Regional Office for Asia and the Pacific

Hiroyuki Konuma

FAO Regional Representative for Asia-Pacific



He Changchui
Assistant Director-General and
Regional Representative for Asia and the Pacific

Delivered at the

 Asia-Pacific Observance of World Food Day 2008

 Bangkok, Thailand
16 October 2008 

Your Royal Highness, Princess Maha Chakri Sirindhorn,
Your Excellency, Deputy Minister Sompat Kaewpichit
Honourable Academician Xu Guanhua,
Distinguished guests,
Ladies and gentlemen,

On behalf of the Director-General of FAO, Jacques Diouf, my colleagues and on my own behalf, I have great pleasure in welcoming you all to the FAO Regional Office for Asia and the Pacific for the commemoration of this year's World Food Day.

We are especially honoured by the presence of Her Royal Highness, Princess Maha Chakri Sirindhorn, whose gracious presence is a great inspiration to all of us. We also highly appreciate the attendance of HE Sompat Kaewpichit, Deputy Minister for Agriculture and Cooperatives of Thailand and the Honourable Academician Xu Guanhua, Chairperson of the Subcommittee of Education, Science, Culture, Health and Sports, National Committee of the Chinese People's Political Consultative Conference.

Since 1981, every year we observed World Food Day in this room, on this day. Rarely has it assumed greater meaning than this year when high food prices are causing an increase in the number of hungry people. This year, FAO has chosen World food security: the challenges of climate change and bioenergy as the World Food Day theme to highlight continuing problems of world food security, and raise global awareness about the effects of climate change on agriculture, and the impact of biofuels on food production.

We declared the right to food a basic human right as well as a basic human need. In 1996, Heads of State and Government committed to halving the number of undernourished people by 2015. However, latest FAO figures indicate that the number of hungry people in the world has not been reduced, but on the contrary increased from 842 million to 923 million; including an estimated 75 million people which were added to the ranks of the poor and hungry last year.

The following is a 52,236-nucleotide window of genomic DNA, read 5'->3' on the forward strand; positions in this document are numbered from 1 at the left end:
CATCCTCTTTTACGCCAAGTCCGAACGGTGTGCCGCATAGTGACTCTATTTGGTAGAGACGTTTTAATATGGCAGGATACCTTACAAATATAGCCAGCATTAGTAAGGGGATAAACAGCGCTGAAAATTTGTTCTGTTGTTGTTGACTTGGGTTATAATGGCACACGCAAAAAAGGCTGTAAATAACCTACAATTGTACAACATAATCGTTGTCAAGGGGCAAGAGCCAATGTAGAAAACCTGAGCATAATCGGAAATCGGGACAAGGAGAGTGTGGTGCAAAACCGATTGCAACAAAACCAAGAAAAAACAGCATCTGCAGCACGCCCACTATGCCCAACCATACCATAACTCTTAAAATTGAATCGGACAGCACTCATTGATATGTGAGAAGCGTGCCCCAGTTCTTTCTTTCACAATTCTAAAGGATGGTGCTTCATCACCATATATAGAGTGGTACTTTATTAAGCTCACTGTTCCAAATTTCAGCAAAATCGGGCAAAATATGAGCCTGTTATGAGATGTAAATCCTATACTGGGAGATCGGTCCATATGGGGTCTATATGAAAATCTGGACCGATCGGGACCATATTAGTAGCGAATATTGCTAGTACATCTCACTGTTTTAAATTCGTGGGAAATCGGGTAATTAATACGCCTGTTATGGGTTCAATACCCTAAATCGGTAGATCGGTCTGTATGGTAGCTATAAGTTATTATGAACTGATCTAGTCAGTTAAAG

Progress towards the WFS goal is held up by a combination of high food prices, climate change and biofuels development. High food prices affect everyone. Small and landless farmers and urban poor are hit hardest as they may spend as much as 70 percent of their household income on food. Unless timely and appropriate interventions are taken, more people will be pushed below the hunger threshold. It is grievous to note that, despite efforts made and progress achieved, there are still 583 million undernourished people in Asia and the Pacific region today, accounting for 63 percent of the world’s total.

Climate change makes the matter worse, as its impact is first and foremost felt at the level of the individual whose livelihood is dependent on natural resources. The worst hit will be hundreds of millions of small-scale farmers, fishers and forest-dependent people who are already vulnerable and often, food insecure.

In fact, this region has seen the alteration of freshwater availability; the melting of glaciers in the Himalayas; the increase of extreme events such as floods, draughts, cyclones and storm surges; the acceleration of land degradation and soil erosion: and the change of agro-ecosystems. These changes will have multi-faceted impacts on agricultural production, especially in rainfed agricultural areas. The Fourth Assessment Report by the International Plant Protection Commission predicts that under certain scenarios, crop yields in Central and South Asia could decrease by 30 percent by 2050. The region’s agricultural sector needs to be prepared to adapt to the changes and mitigate the impacts.